Lansner has spotted the uber cold forecasts of NCEP. By March next year their models are telling them the Pacific Ocean (section Nino 3.4) will be 2.5 degrees below average. The forecasts are so unusually cold, some of the model runs don’t even fit on the graph. (Warmistas must be quaking at the thought of a blockbuster cold northern winter. Bring out your “warming causes cooling” memos.)
If conditions do reach 2.6 degrees below average, that would make the ocean surface temperatures in that zone, colder than anytime in the last 60 years. It would be the La Nina to almost match the strength of the 1998 El Nino anomaly (2.8K) that set records all over the world.
Ever wondered how the whole planet could suddenly “get warmer” during an El Nino, and then suddenly cool again? William Kininmonth has the answer. As I read his words I’m picturing a major pool of stored “coldness” (bear with me, I know cold is just a lack of heat) which is periodically unleashed on the surface temperatures. The vast deep ocean abyss is filled with salty and near freezing water. In years where this colder pool is kept in place we have El Ninos, and on years when the colder water rises and mixes up near the surface we have La Ninas. The satellites recording temperatures at the surface of the ocean are picking up the warmth (or lack of) on this top-most layer. That’s why it can be bitterly cold for land thermometers but at the same time the satellites are recording a higher world average temperature, due to the massive area of the Pacific.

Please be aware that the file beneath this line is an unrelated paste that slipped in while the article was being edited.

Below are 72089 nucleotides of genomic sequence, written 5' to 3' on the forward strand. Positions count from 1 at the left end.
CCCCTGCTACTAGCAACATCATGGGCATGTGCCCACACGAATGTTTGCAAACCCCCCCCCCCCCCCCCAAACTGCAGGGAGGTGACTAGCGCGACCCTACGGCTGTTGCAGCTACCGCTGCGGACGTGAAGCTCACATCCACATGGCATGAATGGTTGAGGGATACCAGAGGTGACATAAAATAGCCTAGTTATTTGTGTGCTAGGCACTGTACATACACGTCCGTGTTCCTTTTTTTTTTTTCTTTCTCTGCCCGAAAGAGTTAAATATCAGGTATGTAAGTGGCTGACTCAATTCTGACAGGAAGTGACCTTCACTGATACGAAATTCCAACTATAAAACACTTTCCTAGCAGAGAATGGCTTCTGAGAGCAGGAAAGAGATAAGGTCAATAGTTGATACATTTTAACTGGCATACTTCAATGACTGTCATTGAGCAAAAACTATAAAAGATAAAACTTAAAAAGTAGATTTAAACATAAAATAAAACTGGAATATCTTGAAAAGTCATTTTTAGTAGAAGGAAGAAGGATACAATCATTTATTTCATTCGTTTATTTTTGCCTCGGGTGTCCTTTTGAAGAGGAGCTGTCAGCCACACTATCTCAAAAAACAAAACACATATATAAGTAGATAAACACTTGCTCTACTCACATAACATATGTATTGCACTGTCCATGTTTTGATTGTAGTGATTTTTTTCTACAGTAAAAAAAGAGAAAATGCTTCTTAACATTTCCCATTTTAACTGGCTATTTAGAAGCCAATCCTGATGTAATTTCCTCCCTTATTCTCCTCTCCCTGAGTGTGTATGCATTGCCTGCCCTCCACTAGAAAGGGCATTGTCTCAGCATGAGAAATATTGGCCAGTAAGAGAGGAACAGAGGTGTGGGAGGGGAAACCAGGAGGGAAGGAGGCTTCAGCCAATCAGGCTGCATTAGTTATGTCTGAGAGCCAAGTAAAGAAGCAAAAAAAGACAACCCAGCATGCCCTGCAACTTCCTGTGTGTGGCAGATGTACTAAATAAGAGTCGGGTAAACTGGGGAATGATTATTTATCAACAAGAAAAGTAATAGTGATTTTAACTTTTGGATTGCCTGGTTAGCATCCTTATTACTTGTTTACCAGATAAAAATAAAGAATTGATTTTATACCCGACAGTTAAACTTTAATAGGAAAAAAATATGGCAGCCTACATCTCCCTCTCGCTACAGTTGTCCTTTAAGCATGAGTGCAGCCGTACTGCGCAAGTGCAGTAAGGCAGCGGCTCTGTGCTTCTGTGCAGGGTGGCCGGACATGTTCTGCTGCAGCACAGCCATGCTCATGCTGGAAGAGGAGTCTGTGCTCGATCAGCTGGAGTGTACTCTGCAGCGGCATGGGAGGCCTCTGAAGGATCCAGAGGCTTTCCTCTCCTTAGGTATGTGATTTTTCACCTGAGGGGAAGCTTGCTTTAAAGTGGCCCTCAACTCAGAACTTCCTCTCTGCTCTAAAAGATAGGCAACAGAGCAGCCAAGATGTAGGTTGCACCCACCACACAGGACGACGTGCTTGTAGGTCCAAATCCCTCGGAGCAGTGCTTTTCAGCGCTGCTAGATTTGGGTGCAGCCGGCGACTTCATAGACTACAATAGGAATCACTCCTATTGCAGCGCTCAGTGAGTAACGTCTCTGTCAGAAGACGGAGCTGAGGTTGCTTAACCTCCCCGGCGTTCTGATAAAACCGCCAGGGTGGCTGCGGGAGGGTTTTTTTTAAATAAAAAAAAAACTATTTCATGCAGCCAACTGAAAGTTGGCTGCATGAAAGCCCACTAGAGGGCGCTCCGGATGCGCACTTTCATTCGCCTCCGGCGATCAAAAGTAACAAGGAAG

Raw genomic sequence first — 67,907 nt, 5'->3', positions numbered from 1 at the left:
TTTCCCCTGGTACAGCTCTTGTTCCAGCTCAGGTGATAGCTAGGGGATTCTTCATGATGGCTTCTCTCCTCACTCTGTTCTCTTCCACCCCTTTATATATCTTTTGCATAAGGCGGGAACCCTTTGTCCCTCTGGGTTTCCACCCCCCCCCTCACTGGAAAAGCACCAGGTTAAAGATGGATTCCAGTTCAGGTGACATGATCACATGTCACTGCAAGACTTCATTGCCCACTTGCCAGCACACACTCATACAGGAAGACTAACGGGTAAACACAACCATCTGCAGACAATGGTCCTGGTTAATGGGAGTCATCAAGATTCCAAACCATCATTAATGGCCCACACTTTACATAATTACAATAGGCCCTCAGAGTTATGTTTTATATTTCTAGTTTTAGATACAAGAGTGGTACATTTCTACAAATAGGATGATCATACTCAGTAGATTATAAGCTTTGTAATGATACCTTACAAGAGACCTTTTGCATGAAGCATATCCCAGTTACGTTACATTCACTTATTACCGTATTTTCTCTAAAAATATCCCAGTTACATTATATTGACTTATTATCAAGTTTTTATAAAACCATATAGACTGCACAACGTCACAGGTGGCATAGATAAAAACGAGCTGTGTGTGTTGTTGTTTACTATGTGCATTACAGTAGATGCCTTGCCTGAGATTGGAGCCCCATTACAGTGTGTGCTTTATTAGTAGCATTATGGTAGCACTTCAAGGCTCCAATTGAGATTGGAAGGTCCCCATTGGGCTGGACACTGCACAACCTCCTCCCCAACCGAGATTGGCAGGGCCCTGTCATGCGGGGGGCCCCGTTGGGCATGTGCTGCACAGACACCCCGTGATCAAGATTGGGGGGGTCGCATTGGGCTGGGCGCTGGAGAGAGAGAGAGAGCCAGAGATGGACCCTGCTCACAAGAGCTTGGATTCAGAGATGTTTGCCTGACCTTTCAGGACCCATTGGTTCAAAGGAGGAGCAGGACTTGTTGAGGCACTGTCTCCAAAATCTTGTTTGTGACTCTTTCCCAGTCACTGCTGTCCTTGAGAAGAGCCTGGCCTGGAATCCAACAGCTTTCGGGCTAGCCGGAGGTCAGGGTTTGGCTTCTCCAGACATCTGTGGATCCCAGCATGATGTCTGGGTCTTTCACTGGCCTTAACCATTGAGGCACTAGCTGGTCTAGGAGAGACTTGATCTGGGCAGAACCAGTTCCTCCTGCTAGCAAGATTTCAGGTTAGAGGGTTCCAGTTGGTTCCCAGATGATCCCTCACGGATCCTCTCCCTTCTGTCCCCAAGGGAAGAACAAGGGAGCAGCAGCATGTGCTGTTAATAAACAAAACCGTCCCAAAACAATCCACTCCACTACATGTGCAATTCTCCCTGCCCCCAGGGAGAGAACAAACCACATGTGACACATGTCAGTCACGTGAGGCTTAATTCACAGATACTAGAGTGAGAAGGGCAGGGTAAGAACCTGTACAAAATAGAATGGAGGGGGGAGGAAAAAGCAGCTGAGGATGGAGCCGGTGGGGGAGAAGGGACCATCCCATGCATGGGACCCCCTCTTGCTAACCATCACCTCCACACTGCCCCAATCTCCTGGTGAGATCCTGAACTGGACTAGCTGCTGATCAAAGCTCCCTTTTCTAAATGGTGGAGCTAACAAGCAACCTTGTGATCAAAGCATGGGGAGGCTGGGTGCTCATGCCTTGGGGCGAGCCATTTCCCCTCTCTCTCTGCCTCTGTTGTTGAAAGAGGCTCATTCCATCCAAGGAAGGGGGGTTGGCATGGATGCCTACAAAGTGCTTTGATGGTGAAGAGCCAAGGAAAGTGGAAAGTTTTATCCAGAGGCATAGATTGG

In other words, just as you’d expect, the actual temperature of the whole planetary mass is not rising and falling within months, instead, at times the oceans swallow the heat on the surface and give up some “coldness”. At other times, the cold [...]
Does this herald the end of this years warm spell?
Frank Lansner has been watching the Southern Oscillation Index and noticed it’s rapid climb out of El Nino territory. He’s found graphs showing how the warm water is displaced from below and I’ve pasted them into a brutally rough animation.
See Franks full post
I wouldn’t use a single season to debunk AGW (and nor does Frank) but we all know that the crowds are swayed by weather, and Frank’s point is that the weather is possibly not going to help The Big Scare Campaign.